Lame...simply lame. Talk about re-inventing the wheel. I see that since you have so much revenue coming in from advertising you can pour it down the drain with bad decisions. Google's approach to software so far has been so poor and misguided, it is hard to imagine any business or large software house to base any serious computing processes on this garbage.

Thursday, May 31, 2007
 
 
+1 for the last comment.

Google needs to slim down their operations and make advertising cost effective.

Their days of ripping off mom-and-pop operations until the victims realise what is going on is over. The information about Google's misdeeds is spreading.

To answer a previous poster about magazine advertising being similar to what Google is doing, IT IS NOT.

If I paid a magazine for an advertisement and 20% of the magazines had sloppy, blurry printing on the pages of my advert, the magazine would give me a refund.

Google does not. They hide behind form emails. OK they have cleaned the Content Network up since a year ago, but still it is not right to keep the money.

Google has clever, hard working software developments. However the poor attitude of the people running the business operations lets them down.
Red Devil
Thursday, May 31, 2007
 
 
Nobody in the software development community is going to use this. It may on the surface seem good, but dig deep and like everything else from Google is will be in beta for ages, bug riddled and written by kids fresh out of university.

Nobody is going to trust this will real business data. Businesses cannot to afford to lose their data every 6 months.

Working some of the time is not good enough Google!
uISVer
Thursday, May 31, 2007
 
 
From their page:
"After installation, please pay attention to the warning dialogs and grant access only to websites that you trust."

That security model worked great for IE!
SomeBody Send private email
Thursday, May 31, 2007
 
 
WPF has offline storage. Silverlight possibly have it as well.

Thursday, May 31, 2007
 
 
I was going to try this, but then I realised every computer I ever use is permanently connected to the internet. So there's not much added value in this, at least for me personally, and I wonder what the numbers are for the population as a whole.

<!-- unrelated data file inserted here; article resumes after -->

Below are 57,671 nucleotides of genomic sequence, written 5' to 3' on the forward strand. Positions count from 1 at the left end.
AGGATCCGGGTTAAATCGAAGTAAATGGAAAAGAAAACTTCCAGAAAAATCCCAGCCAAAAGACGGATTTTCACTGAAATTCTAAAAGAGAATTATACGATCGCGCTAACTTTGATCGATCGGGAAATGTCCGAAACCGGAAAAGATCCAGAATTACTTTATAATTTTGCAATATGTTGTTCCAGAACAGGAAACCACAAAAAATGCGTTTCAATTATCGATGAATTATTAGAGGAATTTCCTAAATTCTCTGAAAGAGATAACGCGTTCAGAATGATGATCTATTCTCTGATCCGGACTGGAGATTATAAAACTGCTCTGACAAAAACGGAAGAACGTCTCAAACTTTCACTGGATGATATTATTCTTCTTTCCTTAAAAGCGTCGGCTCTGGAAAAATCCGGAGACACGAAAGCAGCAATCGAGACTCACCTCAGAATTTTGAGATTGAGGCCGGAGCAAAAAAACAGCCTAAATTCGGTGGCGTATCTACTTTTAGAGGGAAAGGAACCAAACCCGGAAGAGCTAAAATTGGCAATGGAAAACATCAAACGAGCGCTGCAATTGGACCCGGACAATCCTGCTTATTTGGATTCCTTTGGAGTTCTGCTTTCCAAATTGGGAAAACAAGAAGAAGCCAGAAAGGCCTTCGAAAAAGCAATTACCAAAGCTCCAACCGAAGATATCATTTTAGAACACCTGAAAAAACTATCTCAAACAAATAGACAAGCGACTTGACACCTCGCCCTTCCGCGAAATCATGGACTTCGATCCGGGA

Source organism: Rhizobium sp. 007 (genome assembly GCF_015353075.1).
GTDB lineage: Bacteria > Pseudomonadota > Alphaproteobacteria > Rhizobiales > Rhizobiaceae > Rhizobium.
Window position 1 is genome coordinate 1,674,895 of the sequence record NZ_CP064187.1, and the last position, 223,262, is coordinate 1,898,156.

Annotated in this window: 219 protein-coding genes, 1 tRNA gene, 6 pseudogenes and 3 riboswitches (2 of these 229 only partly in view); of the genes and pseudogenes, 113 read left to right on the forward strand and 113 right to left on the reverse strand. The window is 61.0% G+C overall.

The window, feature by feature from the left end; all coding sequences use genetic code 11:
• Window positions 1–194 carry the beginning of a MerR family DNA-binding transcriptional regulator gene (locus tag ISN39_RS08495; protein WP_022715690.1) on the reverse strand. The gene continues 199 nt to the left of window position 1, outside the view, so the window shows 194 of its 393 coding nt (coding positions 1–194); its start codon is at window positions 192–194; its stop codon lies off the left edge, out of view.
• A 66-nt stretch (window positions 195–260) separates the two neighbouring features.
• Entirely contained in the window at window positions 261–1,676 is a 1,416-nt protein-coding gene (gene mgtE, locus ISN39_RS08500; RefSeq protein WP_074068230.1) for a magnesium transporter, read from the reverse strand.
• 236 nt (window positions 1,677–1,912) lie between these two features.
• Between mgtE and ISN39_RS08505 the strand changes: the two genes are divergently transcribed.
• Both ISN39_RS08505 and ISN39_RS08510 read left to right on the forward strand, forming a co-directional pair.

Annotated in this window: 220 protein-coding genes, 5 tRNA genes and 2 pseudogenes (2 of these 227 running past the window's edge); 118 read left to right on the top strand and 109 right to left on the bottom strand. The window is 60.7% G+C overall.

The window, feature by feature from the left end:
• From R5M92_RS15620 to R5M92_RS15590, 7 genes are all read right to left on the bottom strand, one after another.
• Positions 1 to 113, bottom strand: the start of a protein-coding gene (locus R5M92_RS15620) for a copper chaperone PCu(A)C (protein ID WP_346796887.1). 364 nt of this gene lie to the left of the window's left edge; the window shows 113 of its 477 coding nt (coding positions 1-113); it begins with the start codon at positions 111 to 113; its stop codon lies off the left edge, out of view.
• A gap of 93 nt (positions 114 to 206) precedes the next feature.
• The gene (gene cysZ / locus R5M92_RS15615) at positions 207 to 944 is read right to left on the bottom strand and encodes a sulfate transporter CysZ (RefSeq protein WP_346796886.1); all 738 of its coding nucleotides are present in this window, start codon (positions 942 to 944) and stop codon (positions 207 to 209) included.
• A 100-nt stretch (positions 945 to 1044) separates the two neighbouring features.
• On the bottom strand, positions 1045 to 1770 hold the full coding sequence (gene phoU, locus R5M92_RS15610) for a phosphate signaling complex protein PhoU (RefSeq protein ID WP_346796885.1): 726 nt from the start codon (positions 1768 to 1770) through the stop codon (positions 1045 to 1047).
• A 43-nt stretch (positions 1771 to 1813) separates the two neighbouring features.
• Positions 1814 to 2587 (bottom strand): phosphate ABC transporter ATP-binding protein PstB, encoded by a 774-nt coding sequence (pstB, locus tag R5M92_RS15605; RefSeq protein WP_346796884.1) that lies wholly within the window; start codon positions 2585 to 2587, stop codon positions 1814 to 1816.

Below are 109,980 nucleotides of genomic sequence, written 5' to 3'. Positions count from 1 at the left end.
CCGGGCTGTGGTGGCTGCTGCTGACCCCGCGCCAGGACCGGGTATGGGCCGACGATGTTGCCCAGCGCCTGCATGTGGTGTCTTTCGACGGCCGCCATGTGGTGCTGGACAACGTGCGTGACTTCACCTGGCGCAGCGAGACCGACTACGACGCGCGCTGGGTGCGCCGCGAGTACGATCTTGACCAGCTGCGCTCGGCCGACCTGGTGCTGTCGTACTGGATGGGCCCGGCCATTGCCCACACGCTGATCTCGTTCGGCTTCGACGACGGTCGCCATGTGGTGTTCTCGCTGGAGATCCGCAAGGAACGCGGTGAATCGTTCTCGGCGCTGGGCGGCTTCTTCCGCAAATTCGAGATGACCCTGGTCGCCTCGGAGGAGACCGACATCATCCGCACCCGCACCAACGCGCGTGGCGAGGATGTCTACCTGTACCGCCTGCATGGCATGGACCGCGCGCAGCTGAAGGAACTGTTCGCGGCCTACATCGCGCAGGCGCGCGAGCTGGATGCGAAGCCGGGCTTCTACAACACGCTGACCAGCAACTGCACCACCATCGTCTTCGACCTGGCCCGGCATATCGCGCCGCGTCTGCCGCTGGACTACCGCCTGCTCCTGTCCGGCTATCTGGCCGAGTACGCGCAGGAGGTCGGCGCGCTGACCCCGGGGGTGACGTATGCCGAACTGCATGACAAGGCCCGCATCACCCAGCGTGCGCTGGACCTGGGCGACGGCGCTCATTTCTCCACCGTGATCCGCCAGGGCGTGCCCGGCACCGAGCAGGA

Jeroen
Friday, June 01, 2007
 
 
Jeroen, this is huge for a lot of business users.  I suspect that for the typical person, it's no big deal because they're just using a home or work PC that's always tied to the internet.  For business users who do a lot of traveling or moving around to different offices, Google Apps couldn't be taken seriously as an alternative to Microsoft's equivalents since they'd have no offline access.  It opens up many more businesses to the licensing Googles Apps instead of Office because now execs can work on their Google docs while sitting on a plane and access an important email while sitting at a customer's site.  At least, that's what Google is thinking.
SomeBody Send private email
Friday, June 01, 2007
 
 
To store the data on the client, they decided to use SQLite for the client database because of the small footprint.  I find that rather interesting.
OneMist8k
Friday, June 01, 2007
 
 
I work in a middle sized software company. We have used Google's software offerings before and although on the surface they look good, they are immature and after a couple of months of usage you will realize just how bug riddled their software is.

We cannot afford to annoy clients with Google's terrible software. It costs us too much money.

Microsoft has a much more mature software production environment that Google.

-1 for Google's bug riddled, amateur products. Good idea, but very poor execution.
GoogleNeedsToMature
Saturday, June 02, 2007
 
 
Microsoft's SilverLight and Windows Presentation Foundation/XAML are much more usable technologies.

Google is great at pushing out buggy, immature software products. If you incorporate them into your software product, you will end up looking like dog dirt to your customers when the files eventually get corrupted.

Google is flailing around wondering what to do with its money. So it hires kids out of university to experiment and learn new technology. In the process of their learning they put out bug riddled junk like this.
SoftwareMustWork
Saturday, June 02, 2007